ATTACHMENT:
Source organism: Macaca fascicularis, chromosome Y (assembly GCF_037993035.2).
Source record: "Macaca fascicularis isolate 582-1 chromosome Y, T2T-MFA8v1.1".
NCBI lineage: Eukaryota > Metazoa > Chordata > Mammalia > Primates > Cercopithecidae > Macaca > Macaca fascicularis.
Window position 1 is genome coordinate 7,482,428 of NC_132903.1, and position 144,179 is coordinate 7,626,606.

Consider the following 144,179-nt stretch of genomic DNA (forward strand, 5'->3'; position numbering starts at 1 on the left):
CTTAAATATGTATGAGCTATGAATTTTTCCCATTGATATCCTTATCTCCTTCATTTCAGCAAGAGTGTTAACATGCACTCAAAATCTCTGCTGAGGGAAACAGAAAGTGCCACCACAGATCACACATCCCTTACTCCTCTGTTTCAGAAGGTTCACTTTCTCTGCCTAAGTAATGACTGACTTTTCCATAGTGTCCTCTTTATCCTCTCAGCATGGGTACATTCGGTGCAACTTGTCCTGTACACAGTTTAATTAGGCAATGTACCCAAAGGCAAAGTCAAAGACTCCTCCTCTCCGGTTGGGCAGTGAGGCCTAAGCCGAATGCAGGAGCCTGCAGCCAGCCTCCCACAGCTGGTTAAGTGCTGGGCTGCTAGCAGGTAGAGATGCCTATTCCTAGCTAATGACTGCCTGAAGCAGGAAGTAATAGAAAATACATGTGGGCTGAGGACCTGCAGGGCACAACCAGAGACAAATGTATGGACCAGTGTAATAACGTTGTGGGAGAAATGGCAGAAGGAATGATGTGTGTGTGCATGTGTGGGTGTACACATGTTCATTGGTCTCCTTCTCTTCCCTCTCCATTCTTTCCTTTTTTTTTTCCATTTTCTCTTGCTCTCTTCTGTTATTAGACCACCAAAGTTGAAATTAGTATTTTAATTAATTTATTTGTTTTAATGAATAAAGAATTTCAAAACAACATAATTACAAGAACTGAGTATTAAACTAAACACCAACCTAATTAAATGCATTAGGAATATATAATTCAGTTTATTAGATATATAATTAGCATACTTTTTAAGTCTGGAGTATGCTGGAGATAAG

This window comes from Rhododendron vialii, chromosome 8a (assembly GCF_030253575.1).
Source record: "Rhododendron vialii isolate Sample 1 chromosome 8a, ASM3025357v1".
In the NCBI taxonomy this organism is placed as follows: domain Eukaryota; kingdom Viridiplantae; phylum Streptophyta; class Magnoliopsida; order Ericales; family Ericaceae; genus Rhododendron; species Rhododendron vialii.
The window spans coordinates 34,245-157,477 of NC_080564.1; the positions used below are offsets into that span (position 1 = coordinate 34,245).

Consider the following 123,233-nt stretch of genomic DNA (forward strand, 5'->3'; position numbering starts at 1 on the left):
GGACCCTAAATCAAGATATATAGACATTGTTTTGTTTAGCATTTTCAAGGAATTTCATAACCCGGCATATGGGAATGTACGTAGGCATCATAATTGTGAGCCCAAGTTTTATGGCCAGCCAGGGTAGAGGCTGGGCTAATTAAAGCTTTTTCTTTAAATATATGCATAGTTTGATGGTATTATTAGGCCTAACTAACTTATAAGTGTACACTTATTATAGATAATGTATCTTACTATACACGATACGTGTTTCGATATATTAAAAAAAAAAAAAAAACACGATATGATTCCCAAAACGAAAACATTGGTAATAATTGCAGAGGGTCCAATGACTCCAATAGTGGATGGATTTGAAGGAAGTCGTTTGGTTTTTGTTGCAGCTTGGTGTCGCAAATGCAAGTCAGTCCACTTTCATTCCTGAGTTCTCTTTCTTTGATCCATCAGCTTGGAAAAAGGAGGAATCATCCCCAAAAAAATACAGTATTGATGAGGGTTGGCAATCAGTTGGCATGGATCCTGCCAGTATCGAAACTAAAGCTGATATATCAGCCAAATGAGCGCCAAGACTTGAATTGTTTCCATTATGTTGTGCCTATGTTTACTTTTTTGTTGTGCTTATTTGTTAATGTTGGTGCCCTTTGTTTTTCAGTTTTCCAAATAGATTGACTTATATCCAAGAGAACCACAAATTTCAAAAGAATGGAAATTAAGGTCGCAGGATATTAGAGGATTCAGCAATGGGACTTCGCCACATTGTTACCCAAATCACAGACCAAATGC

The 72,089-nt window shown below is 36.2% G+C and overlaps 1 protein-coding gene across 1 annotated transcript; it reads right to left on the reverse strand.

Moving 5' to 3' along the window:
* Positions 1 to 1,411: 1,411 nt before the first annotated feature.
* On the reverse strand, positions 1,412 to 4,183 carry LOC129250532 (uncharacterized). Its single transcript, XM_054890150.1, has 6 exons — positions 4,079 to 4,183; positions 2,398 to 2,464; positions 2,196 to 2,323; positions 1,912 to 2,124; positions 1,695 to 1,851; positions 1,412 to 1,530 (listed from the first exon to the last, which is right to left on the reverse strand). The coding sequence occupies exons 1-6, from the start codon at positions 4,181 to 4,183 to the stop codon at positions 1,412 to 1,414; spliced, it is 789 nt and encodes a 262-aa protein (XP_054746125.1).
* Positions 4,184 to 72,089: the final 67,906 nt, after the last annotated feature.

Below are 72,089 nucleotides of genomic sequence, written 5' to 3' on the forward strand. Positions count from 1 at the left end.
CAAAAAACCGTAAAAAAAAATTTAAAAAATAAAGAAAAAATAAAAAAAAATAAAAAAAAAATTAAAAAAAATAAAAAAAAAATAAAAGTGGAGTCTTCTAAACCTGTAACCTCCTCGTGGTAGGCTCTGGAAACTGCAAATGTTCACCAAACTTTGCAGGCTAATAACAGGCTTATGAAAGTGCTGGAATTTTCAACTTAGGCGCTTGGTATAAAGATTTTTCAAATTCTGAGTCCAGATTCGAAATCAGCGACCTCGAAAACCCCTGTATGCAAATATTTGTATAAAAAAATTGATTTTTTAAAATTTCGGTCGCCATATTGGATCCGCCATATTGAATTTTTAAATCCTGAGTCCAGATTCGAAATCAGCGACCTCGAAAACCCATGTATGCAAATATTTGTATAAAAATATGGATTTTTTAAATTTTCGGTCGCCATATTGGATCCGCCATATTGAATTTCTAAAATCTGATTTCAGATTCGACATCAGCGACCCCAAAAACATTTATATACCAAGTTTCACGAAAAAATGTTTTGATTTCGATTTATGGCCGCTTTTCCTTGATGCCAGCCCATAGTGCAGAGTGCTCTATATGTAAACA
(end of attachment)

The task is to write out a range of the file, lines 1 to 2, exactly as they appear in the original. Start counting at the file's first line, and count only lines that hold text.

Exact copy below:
Source organism: Macaca fascicularis, chromosome Y (assembly GCF_037993035.2).
Source record: "Macaca fascicularis isolate 582-1 chromosome Y, T2T-MFA8v1.1".